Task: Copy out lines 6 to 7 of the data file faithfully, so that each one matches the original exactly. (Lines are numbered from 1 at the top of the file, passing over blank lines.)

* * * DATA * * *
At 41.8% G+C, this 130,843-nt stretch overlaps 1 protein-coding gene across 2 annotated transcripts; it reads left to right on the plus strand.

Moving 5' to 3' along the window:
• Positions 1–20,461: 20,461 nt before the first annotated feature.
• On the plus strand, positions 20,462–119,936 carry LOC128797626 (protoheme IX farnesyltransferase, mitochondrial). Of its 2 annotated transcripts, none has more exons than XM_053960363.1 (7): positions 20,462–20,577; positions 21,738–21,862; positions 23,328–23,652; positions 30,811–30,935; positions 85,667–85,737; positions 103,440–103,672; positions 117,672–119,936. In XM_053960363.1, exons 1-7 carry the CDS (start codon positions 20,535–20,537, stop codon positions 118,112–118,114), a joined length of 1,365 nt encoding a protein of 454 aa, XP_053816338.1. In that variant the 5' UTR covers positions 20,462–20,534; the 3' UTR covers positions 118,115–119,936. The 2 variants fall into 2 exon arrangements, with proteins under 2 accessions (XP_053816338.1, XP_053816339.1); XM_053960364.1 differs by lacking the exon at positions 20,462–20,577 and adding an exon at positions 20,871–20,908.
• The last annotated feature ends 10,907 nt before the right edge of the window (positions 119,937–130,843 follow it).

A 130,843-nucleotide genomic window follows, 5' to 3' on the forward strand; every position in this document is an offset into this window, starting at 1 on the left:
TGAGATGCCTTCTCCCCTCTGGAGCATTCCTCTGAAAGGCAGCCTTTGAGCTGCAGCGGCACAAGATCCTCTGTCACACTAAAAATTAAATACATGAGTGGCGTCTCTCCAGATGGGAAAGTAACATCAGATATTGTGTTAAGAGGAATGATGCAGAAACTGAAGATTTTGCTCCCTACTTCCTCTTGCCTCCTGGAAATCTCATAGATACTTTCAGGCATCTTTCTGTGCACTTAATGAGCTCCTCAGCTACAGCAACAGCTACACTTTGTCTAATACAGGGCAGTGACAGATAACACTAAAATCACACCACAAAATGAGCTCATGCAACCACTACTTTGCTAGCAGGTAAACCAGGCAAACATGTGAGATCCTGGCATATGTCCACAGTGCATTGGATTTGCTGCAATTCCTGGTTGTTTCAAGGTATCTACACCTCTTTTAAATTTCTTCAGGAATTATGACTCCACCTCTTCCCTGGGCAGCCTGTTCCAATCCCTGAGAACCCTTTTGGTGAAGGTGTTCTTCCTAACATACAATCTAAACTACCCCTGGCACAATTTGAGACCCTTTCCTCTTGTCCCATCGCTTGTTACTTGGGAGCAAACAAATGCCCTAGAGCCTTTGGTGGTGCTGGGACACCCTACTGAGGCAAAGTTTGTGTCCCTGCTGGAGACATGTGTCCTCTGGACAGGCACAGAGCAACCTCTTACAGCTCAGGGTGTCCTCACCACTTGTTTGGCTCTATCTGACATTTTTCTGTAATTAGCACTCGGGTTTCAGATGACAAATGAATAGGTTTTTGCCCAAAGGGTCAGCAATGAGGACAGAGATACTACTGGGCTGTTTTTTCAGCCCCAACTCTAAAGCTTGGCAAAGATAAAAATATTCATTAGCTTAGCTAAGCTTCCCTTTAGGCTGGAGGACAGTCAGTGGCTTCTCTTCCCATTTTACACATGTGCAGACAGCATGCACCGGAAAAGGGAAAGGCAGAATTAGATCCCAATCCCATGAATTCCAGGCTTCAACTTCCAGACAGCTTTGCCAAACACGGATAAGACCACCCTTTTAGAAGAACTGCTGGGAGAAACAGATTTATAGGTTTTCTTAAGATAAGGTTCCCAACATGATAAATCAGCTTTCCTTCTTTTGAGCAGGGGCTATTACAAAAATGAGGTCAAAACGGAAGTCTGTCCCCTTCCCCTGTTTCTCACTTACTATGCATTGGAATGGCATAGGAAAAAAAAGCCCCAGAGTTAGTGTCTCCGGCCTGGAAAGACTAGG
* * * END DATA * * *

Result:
A 130,843-nucleotide genomic window follows, 5' to 3' on the forward strand; every position in this document is an offset into this window, starting at 1 on the left:
TGAGATGCCTTCTCCCCTCTGGAGCATTCCTCTGAAAGGCAGCCTTTGAGCTGCAGCGGCACAAGATCCTCTGTCACACTAAAAATTAAATACATGAGTGGCGTCTCTCCAGATGGGAAAGTAACATCAGATATTGTGTTAAGAGGAATGATGCAGAAACTGAAGATTTTGCTCCCTACTTCCTCTTGCCTCCTGGAAATCTCATAGATACTTTCAGGCATCTTTCTGTGCACTTAATGAGCTCCTCAGCTACAGCAACAGCTACACTTTGTCTAATACAGGGCAGTGACAGATAACACTAAAATCACACCACAAAATGAGCTCATGCAACCACTACTTTGCTAGCAGGTAAACCAGGCAAACATGTGAGATCCTGGCATATGTCCACAGTGCATTGGATTTGCTGCAATTCCTGGTTGTTTCAAGGTATCTACACCTCTTTTAAATTTCTTCAGGAATTATGACTCCACCTCTTCCCTGGGCAGCCTGTTCCAATCCCTGAGAACCCTTTTGGTGAAGGTGTTCTTCCTAACATACAATCTAAACTACCCCTGGCACAATTTGAGACCCTTTCCTCTTGTCCCATCGCTTGTTACTTGGGAGCAAACAAATGCCCTAGAGCCTTTGGTGGTGCTGGGACACCCTACTGAGGCAAAGTTTGTGTCCCTGCTGGAGACATGTGTCCTCTGGACAGGCACAGAGCAACCTCTTACAGCTCAGGGTGTCCTCACCACTTGTTTGGCTCTATCTGACATTTTTCTGTAATTAGCACTCGGGTTTCAGATGACAAATGAATAGGTTTTTGCCCAAAGGGTCAGCAATGAGGACAGAGATACTACTGGGCTGTTTTTTCAGCCCCAACTCTAAAGCTTGGCAAAGATAAAAATATTCATTAGCTTAGCTAAGCTTCCCTTTAGGCTGGAGGACAGTCAGTGGCTTCTCTTCCCATTTTACACATGTGCAGACAGCATGCACCGGAAAAGGGAAAGGCAGAATTAGATCCCAATCCCATGAATTCCAGGCTTCAACTTCCAGACAGCTTTGCCAAACACGGATAAGACCACCCTTTTAGAAGAACTGCTGGGAGAAACAGATTTATAGGTTTTCTTAAGATAAGGTTCCCAACATGATAAATCAGCTTTCCTTCTTTTGAGCAGGGGCTATTACAAAAATGAGGTCAAAACGGAAGTCTGTCCCCTTCCCCTGTTTCTCACTTACTATGCATTGGAATGGCATAGGAAAAAAAAGCCCCAGAGTTAGTGTCTCCGGCCTGGAAAGACTAGG